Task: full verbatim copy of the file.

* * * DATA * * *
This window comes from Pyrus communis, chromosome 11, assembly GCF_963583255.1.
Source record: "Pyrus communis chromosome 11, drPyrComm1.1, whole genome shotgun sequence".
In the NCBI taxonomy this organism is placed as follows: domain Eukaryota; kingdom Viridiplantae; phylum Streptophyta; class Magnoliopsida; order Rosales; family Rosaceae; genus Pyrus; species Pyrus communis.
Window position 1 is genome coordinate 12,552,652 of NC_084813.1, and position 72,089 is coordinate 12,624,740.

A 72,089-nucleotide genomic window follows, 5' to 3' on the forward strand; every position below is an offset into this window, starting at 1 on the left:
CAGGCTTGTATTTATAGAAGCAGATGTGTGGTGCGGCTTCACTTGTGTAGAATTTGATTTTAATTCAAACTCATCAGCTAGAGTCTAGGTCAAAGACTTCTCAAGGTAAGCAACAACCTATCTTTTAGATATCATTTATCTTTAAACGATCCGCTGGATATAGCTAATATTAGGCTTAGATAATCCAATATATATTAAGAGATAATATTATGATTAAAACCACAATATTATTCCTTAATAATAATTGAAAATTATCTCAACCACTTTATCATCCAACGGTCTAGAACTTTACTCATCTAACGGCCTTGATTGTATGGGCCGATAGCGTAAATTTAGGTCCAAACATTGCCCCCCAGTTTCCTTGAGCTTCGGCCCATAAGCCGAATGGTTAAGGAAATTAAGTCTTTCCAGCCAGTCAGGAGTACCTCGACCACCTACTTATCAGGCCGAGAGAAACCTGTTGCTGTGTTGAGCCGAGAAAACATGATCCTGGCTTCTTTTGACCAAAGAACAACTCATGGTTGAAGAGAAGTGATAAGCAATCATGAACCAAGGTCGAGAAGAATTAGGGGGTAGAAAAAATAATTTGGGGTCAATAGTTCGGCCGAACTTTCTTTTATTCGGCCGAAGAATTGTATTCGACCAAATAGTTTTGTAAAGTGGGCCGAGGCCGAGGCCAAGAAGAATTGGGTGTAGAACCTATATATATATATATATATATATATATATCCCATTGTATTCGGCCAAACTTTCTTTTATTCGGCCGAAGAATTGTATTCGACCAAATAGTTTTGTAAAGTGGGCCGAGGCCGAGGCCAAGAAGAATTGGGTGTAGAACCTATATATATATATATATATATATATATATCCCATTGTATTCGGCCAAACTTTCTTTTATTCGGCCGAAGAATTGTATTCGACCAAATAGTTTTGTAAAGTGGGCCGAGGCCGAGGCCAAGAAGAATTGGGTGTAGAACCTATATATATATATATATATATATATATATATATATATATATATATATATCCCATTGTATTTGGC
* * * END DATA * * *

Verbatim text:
This window comes from Pyrus communis, chromosome 11, assembly GCF_963583255.1.
Source record: "Pyrus communis chromosome 11, drPyrComm1.1, whole genome shotgun sequence".
In the NCBI taxonomy this organism is placed as follows: domain Eukaryota; kingdom Viridiplantae; phylum Streptophyta; class Magnoliopsida; order Rosales; family Rosaceae; genus Pyrus; species Pyrus communis.
Window position 1 is genome coordinate 12,552,652 of NC_084813.1, and position 72,089 is coordinate 12,624,740.

A 72,089-nucleotide genomic window follows, 5' to 3' on the forward strand; every position below is an offset into this window, starting at 1 on the left:
CAGGCTTGTATTTATAGAAGCAGATGTGTGGTGCGGCTTCACTTGTGTAGAATTTGATTTTAATTCAAACTCATCAGCTAGAGTCTAGGTCAAAGACTTCTCAAGGTAAGCAACAACCTATCTTTTAGATATCATTTATCTTTAAACGATCCGCTGGATATAGCTAATATTAGGCTTAGATAATCCAATATATATTAAGAGATAATATTATGATTAAAACCACAATATTATTCCTTAATAATAATTGAAAATTATCTCAACCACTTTATCATCCAACGGTCTAGAACTTTACTCATCTAACGGCCTTGATTGTATGGGCCGATAGCGTAAATTTAGGTCCAAACATTGCCCCCCAGTTTCCTTGAGCTTCGGCCCATAAGCCGAATGGTTAAGGAAATTAAGTCTTTCCAGCCAGTCAGGAGTACCTCGACCACCTACTTATCAGGCCGAGAGAAACCTGTTGCTGTGTTGAGCCGAGAAAACATGATCCTGGCTTCTTTTGACCAAAGAACAACTCATGGTTGAAGAGAAGTGATAAGCAATCATGAACCAAGGTCGAGAAGAATTAGGGGGTAGAAAAAATAATTTGGGGTCAATAGTTCGGCCGAACTTTCTTTTATTCGGCCGAAGAATTGTATTCGACCAAATAGTTTTGTAAAGTGGGCCGAGGCCGAGGCCAAGAAGAATTGGGTGTAGAACCTATATATATATATATATATATATATATATCCCATTGTATTCGGCCAAACTTTCTTTTATTCGGCCGAAGAATTGTATTCGACCAAATAGTTTTGTAAAGTGGGCCGAGGCCGAGGCCAAGAAGAATTGGGTGTAGAACCTATATATATATATATATATATATATATATCCCATTGTATTCGGCCAAACTTTCTTTTATTCGGCCGAAGAATTGTATTCGACCAAATAGTTTTGTAAAGTGGGCCGAGGCCGAGGCCAAGAAGAATTGGGTGTAGAACCTATATATATATATATATATATATATATATATATATATATATATATATATCCCATTGTATTTGGC